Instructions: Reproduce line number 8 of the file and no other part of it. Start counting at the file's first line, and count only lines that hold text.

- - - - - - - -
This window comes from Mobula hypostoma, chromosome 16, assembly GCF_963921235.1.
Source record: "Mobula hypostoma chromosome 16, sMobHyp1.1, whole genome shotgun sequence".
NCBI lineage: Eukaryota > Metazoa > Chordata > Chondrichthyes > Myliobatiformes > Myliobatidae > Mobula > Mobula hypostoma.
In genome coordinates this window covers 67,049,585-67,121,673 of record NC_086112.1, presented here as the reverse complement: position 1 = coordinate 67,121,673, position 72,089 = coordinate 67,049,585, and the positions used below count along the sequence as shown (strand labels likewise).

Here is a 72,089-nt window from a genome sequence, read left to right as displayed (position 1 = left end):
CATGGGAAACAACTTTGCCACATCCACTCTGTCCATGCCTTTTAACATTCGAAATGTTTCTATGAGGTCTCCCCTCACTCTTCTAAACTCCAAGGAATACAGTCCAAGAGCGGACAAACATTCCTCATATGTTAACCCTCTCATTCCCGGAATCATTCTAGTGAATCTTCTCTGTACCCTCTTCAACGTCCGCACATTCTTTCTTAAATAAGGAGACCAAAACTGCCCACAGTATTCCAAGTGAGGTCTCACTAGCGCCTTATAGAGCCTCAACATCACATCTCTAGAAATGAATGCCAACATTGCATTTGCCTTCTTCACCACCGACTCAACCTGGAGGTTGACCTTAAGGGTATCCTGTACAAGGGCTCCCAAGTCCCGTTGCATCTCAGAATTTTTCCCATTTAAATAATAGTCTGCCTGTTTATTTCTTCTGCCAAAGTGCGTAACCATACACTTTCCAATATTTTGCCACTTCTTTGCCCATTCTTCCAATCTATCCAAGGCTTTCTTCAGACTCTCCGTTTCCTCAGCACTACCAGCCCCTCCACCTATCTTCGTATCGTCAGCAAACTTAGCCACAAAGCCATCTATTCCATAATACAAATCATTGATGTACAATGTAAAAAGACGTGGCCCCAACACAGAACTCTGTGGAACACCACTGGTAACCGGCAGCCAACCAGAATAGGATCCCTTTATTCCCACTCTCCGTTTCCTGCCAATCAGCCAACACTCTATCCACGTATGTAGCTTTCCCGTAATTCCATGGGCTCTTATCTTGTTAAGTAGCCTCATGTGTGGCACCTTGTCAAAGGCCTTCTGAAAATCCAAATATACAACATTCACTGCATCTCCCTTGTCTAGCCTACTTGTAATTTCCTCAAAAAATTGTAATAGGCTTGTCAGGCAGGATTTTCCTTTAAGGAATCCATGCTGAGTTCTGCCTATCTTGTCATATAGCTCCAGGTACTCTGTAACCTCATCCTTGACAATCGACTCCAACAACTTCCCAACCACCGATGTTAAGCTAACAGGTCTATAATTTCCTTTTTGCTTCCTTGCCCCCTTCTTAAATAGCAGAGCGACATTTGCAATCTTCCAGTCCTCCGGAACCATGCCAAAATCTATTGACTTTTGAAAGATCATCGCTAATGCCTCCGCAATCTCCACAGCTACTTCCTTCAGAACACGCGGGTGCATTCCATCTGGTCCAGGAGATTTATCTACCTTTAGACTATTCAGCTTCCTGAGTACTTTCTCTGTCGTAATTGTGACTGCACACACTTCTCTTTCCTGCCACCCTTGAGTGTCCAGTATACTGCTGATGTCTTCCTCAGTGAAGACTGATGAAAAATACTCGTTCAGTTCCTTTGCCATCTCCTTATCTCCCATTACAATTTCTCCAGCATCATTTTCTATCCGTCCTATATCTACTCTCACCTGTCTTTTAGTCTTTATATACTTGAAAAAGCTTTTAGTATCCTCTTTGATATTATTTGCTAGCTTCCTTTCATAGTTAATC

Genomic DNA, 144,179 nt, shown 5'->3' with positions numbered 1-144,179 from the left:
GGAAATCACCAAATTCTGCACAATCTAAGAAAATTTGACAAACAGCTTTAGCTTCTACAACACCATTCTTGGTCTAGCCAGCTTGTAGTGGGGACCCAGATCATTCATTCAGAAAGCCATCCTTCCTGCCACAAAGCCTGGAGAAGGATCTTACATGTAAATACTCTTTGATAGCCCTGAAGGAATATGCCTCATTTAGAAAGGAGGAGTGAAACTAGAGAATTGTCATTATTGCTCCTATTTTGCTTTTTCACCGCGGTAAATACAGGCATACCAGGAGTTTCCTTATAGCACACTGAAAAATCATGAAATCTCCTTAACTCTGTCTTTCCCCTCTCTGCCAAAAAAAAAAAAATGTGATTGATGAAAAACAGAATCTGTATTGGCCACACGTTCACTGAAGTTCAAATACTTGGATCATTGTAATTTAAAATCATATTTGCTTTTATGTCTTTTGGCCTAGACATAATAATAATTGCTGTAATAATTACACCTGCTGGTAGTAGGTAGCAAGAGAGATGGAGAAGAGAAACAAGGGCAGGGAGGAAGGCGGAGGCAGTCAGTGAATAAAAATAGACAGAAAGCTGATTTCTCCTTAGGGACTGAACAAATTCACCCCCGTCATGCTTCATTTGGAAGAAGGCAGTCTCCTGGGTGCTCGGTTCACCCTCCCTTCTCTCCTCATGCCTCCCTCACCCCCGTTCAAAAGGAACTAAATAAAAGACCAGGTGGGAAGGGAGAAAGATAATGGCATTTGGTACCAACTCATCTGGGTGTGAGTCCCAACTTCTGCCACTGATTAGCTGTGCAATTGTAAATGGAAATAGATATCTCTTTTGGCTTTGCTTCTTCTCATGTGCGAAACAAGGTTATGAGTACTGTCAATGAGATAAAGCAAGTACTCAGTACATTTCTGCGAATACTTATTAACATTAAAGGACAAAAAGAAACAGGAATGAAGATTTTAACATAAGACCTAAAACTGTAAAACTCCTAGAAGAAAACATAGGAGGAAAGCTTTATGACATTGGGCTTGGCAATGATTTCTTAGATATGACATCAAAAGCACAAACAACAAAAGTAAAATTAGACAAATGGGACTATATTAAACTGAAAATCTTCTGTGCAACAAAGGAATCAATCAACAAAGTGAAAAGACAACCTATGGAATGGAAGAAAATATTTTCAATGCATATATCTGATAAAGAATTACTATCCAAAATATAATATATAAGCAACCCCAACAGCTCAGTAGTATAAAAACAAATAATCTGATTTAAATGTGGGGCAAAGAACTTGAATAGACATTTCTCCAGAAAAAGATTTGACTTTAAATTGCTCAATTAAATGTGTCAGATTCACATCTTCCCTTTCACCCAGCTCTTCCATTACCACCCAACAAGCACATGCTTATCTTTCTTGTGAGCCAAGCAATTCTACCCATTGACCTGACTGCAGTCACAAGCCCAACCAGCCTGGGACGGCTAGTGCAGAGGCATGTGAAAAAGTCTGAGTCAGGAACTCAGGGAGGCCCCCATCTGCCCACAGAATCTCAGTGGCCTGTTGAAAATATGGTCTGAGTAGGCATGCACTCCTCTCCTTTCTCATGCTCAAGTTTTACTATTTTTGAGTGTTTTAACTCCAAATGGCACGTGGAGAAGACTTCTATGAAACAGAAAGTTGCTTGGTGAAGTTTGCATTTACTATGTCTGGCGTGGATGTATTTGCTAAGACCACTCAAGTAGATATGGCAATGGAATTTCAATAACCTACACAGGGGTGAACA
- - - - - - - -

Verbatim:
GGAAATCACCAAATTCTGCACAATCTAAGAAAATTTGACAAACAGCTTTAGCTTCTACAACACCATTCTTGGTCTAGCCAGCTTGTAGTGGGGACCCAGATCATTCATTCAGAAAGCCATCCTTCCTGCCACAAAGCCTGGAGAAGGATCTTACATGTAAATACTCTTTGATAGCCCTGAAGGAATATGCCTCATTTAGAAAGGAGGAGTGAAACTAGAGAATTGTCATTATTGCTCCTATTTTGCTTTTTCACCGCGGTAAATACAGGCATACCAGGAGTTTCCTTATAGCACACTGAAAAATCATGAAATCTCCTTAACTCTGTCTTTCCCCTCTCTGCCAAAAAAAAAAAAATGTGATTGATGAAAAACAGAATCTGTATTGGCCACACGTTCACTGAAGTTCAAATACTTGGATCATTGTAATTTAAAATCATATTTGCTTTTATGTCTTTTGGCCTAGACATAATAATAATTGCTGTAATAATTACACCTGCTGGTAGTAGGTAGCAAGAGAGATGGAGAAGAGAAACAAGGGCAGGGAGGAAGGCGGAGGCAGTCAGTGAATAAAAATAGACAGAAAGCTGATTTCTCCTTAGGGACTGAACAAATTCACCCCCGTCATGCTTCATTTGGAAGAAGGCAGTCTCCTGGGTGCTCGGTTCACCCTCCCTTCTCTCCTCATGCCTCCCTCACCCCCGTTCAAAAGGAACTAAATAAAAGACCAGGTGGGAAGGGAGAAAGATAATGGCATTTGGTACCAACTCATCTGGGTGTGAGTCCCAACTTCTGCCACTGATTAGCTGTGCAATTGTAAATGGAAATAGATATCTCTTTTGGCTTTGCTTCTTCTCATGTGCGAAACAAGGTTATGAGTACTGTCAATGAGATAAAGCAAGTACTCAGTACATTTCTGCGAATACTTATTAACATTAAAGGACAAAAAGAAACAGGAATGAAGATTTTAACATAAGACCTAAAACTGTAAAACTCCTAGAAGAAAACATAGGAGGAAAGCTTTATGACATTGGGCTTGGCAATGATTTCTTAGATATGACATCAAAAGCACAAACAACAAAAGTAAAATTAGACAAATGGGACTATATTAAACTGAAAATCTTCTGTGCAACAAAGGAATCAATCAACAAAGTGAAAAGACAACCTATGGAATGGAAGAAAATATTTTCAATGCATATATCTGATAAAGAATTACTATCCAAAATATAATATATAAGCAACCCCAACAGCTCAGTAGTATAAAAACAAATAATCTGATTTAAATGTGGGGCAAAGAACTTGAATAGACATTTCTCCAGAAAAAGATTTGACTTTAAATTGCTCAATTAAATGTGTCAGATTCACATCTTCCCTTTCACCCAGCTCTTCCATTACCACCCAACAAGCACATGCTTATCTTTCTTGTGAGCCAAGCAATTCTACCCATTGACCTGACTGCAGTCACAAGCCCAACCAGCCTGGGACGGCTAGTGCAGAGGCATGTGAAAAAGTCTGAGTCAGGAACTCAGGGAGGCCCCCATCTGCCCACAGAATCTCAGTGGCCTGTTGAAAATATGGTCTGAGTAGGCATGCACTCCTCTCCTTTCTCATGCTCAAGTTTTACTATTTTTGAGTGTTTTAACTCCAAATGGCACGTGGAGAAGACTTCTATGAAACAGAAAGTTGCTTGGTGAAGTTTGCATTTACTATGTCTGGCGTGGATGTATTTGCTAAGACCACTCAAGTAGATATGGCAATGGAATTTCAATAACCTACACAGGGGTGAACA